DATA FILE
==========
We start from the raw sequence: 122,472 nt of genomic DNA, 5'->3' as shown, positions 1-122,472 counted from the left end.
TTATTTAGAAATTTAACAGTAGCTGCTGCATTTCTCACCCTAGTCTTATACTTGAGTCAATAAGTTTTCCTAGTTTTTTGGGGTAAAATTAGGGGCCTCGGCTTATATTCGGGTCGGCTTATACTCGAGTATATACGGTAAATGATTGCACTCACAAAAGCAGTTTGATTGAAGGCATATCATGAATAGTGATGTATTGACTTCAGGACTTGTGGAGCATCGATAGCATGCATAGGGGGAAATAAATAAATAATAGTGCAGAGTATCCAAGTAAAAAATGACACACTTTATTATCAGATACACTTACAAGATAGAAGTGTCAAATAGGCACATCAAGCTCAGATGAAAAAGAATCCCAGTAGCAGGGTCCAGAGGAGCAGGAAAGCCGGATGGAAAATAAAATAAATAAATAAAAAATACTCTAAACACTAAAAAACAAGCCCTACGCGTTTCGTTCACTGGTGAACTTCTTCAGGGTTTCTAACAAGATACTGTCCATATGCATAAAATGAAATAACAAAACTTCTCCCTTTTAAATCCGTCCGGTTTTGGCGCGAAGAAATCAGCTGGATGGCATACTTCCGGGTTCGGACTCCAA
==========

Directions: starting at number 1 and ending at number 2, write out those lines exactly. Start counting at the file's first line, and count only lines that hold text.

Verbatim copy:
We start from the raw sequence: 122,472 nt of genomic DNA, 5'->3' as shown, positions 1-122,472 counted from the left end.
TTATTTAGAAATTTAACAGTAGCTGCTGCATTTCTCACCCTAGTCTTATACTTGAGTCAATAAGTTTTCCTAGTTTTTTGGGGTAAAATTAGGGGCCTCGGCTTATATTCGGGTCGGCTTATACTCGAGTATATACGGTAAATGATTGCACTCACAAAAGCAGTTTGATTGAAGGCATATCATGAATAGTGATGTATTGACTTCAGGACTTGTGGAGCATCGATAGCATGCATAGGGGGAAATAAATAAATAATAGTGCAGAGTATCCAAGTAAAAAATGACACACTTTATTATCAGATACACTTACAAGATAGAAGTGTCAAATAGGCACATCAAGCTCAGATGAAAAAGAATCCCAGTAGCAGGGTCCAGAGGAGCAGGAAAGCCGGATGGAAAATAAAATAAATAAATAAAAAATACTCTAAACACTAAAAAACAAGCCCTACGCGTTTCGTTCACTGGTGAACTTCTTCAGGGTTTCTAACAAGATACTGTCCATATGCATAAAATGAAATAACAAAACTTCTCCCTTTTAAATCCGTCCGGTTTTGGCGCGAAGAAATCAGCTGGATGGCATACTTCCGGGTTCGGACTCCAA